There may be some irony that the EU’s legal competence currently prevents the UK from concluding new trade agreements to trade outside of the EU. Ultimately, however, the more important issue may be what the UK is able to achieve in a post-Brexit transition period. Very recently, the EU declared that “[d]uring the transition period, the United Kingdom may not become bound by international agreements entered into in its own capacity in the fields of competence of Union law, unless authorised to do so by the Union.”15) Is it either-or?
The UK Parliament’s International Trade Committee also asked “whether the UK should use informal discussions with the US to influence its formal trade negotiations with the EU.”16) Further questions spring to mind – would doing so poison the EU negotiations? or show that the UK means business when it says ‘no deal is better than a bad deal’? will non-EU nations be willing to reach agreements in principle when there is such uncertainty about the UK’s agreement with the EU? Arguably however, these kind of questions do not go deep enough into viewing the UK’s global negotiations in the round.
Even if joining the NAFTA would actually be to the UK’s benefit, there may be no NAFTA to join.17) In the first part of this article, we described the NAFTA as bringing a degree of certainty, but the NAFTA has perhaps never been so uncertain. Prime Minister Trudeau has said renegotiations could end in a “win, win, win”, but President Trump has never renounced his statement that the NAFTA is “the worst trade deal ever”.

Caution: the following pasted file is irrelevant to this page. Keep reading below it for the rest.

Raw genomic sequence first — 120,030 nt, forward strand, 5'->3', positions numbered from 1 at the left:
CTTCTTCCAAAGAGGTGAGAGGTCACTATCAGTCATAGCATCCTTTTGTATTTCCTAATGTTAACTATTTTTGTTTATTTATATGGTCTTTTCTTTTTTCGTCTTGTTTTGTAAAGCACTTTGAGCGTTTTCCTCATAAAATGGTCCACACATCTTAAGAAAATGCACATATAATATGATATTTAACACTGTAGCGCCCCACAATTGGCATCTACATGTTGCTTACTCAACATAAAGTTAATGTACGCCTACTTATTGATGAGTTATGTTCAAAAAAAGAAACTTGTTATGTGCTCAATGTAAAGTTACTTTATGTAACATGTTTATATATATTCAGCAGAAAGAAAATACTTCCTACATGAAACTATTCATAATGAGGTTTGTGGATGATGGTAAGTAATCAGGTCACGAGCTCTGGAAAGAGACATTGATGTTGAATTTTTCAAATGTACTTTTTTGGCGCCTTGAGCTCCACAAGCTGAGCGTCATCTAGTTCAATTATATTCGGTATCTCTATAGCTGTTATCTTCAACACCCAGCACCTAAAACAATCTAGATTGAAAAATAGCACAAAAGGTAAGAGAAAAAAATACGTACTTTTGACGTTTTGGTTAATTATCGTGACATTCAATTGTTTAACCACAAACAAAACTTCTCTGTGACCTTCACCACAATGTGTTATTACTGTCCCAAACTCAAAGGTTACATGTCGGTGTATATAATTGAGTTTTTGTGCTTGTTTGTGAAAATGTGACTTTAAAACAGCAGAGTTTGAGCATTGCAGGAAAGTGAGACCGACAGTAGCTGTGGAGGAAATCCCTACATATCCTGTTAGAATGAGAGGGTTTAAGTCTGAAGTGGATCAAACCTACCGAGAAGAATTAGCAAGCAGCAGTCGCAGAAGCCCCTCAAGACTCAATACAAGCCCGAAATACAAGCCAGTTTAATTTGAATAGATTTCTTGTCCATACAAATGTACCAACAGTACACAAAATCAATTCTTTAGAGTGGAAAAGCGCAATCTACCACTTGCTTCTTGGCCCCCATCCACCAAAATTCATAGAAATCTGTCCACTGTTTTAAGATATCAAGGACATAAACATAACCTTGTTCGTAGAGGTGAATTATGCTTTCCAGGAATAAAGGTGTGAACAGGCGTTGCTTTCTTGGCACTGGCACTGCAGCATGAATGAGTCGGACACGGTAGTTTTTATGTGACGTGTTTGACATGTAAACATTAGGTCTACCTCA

Yet, the renegotiations continue. In itself, that is telling. Talks have been extended. The reality may not be as dramatic as some reports suggest.
And, at times of flux for both sides, the NAFTA may also be at its most flexible and welcoming. After all, President Trump is on record both for threatening to terminate the NAFTA and for being willing to cut a quick deal with the UK. Perhaps these should not be considered separately: perhaps the UK might inject some new lifeblood into the NAFTA.
Joining the NAFTA may or may not be a solution to the UK’s trade in the post-Brexit future. Even if the possibility is far-fetched, it is a useful exercise to consider the question. What might initially seem no more than a stimulating idea may look increasingly worthy of consideration. These are the kind of questions that should be asked now, before it becomes too late.